Can’t keep my promise, mother

Since 1979, the government of Iran has systematically sought to deprive its largest religious minority of the right to a full education. Specifically, the Islamic Republic of Iran has for more than 25 years blocked the 300,000-member Bahai community from higher education, refusing young Bahais entry into university and college.

Eventually, in response to an international outcry over this oppressive behavior, the government officially announced in late 2005 that it would drop the declaration of religious affiliation on the application for the national university entrance examination. Consequently, the Bahai students could take the examination in 2004 and 2005.Yet, later in the admission procedure, Bahai youth were passed over and not accepted.

In 2006, for the first time in 29 years, more than 200 Bahai students could enter national universities. However, from the very beginning of the school year, gradually most of these students were expelled according to a previously planned strategy.

This year (2007), however the government has employed a new tactic. Most Bahai students have not yet received their test report cards. Not receiving their results, they are now even unaware of their scores and the fact that whether they have passed the test or not.

According to the web site of the national Educational Measurement and Evaluation Organization (EMEO), 800 Bahai students whose report cards are not issued lack enough documentation. Contact have been made with those officials in charge; nevertheless, no reasonable answer was given. Right now, the Bahai students who have not been informed of their exam results face an unclear situation

When I was a child, I talked about my dreams with my mother. One day I wanted to be a teacher; the other day; a scientist or a physician. My mother would look at me and tell me “try to love everybody. Whatever you become, try to help others.”

So, seven years ago when I decided to become a physician, I was sure that I would treat my patients with love. Days have passed and I have learnt a lot. At first, the dream of becoming a physician was the most real and beautiful dream of my life. However, later I got to know my mother who was denied to finish the final semester of her studies at university. I saw my brothers who could not even take the entrance exam of national university.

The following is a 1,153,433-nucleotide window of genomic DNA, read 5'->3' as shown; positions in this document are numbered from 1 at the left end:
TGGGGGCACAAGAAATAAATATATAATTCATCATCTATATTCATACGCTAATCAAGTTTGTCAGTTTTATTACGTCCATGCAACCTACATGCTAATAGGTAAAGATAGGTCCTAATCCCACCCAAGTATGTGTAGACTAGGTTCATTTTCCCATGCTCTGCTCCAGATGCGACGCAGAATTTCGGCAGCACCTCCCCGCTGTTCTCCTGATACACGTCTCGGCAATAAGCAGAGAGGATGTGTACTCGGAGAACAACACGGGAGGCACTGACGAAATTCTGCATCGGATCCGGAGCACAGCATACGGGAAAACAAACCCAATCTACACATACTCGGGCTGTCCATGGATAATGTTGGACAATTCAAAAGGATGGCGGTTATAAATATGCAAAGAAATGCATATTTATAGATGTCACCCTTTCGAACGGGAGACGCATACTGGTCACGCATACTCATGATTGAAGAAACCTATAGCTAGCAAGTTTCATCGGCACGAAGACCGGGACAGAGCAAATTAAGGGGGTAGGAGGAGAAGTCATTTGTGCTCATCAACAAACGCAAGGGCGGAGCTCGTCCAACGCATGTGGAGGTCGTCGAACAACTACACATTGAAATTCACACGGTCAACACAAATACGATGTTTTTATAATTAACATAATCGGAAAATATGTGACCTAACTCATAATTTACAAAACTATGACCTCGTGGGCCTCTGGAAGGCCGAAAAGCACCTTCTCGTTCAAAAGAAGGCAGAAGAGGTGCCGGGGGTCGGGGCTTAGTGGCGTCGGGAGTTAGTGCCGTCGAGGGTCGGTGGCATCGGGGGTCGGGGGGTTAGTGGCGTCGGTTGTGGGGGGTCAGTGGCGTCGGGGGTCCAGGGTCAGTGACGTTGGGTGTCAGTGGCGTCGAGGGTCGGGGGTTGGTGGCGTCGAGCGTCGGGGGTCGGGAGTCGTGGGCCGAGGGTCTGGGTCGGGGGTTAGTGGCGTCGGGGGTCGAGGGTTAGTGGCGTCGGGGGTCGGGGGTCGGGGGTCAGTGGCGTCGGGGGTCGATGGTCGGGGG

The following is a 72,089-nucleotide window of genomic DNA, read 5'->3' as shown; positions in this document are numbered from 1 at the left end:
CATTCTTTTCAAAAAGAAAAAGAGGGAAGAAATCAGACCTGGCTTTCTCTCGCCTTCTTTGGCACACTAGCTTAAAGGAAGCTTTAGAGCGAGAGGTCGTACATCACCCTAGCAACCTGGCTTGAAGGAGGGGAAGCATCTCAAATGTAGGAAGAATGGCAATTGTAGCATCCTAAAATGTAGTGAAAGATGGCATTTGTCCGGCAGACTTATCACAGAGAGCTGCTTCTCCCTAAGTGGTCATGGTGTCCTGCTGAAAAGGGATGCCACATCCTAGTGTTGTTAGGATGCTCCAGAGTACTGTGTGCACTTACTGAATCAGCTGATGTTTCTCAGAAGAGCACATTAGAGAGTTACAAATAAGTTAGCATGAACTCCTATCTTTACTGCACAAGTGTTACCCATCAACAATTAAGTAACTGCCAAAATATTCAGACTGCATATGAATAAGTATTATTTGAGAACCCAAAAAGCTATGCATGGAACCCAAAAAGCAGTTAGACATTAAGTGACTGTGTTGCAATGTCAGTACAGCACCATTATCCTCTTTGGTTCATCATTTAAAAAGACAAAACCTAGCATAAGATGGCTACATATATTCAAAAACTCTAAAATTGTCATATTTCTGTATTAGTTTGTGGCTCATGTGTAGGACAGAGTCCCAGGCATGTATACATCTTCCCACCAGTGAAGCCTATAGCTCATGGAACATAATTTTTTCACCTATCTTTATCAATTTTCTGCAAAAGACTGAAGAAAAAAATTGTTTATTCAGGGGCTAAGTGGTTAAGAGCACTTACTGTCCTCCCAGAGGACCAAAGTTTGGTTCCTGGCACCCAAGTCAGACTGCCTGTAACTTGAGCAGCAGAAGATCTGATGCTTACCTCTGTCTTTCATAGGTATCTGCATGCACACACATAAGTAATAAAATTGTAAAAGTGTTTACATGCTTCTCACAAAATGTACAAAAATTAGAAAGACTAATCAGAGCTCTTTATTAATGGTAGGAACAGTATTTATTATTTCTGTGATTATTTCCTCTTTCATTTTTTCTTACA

Then, one day I heard the hopeful voice of one my friends who had a new story for me. He told me of his courses, of the entrance exam that he was going to take, and of the test preparation classes. He shared his dreams, hopes, worries and fears with me. I felt his excitement. I felt his preoccupation and anxiety. However, I was happy that being a Bahai is not any more an obstacle for continuing our education.

Today, my friend called and talked in a voice that showed no trace of that anxiety. He told me of his report card which has not been issued, and of his result which is not clear. He told me of the answers which were not given to him. He told me of his more-than-ever-strong determination to revitalize his country, Iran.

I cried. I cried to the extent that no tears remained for me to shed. I cried but not because of my mother who could not fulfill her dream; not because of my brothers who did not envy their non- Bahai friends even for a second; not because of my friend who was deprived of continuing his education, not even because of myself and my lost dream of becoming a physician. I cried only because I still remembered that day in my childhood when I had promised my mother to love everybody. It was only then that I understodd why I made such a promise in the prime of my dreams. I cried, and I feared that I might not keep my promise.

But weren’t these people — who I try to love — once children? Haven’t they promised their mothers to love me?

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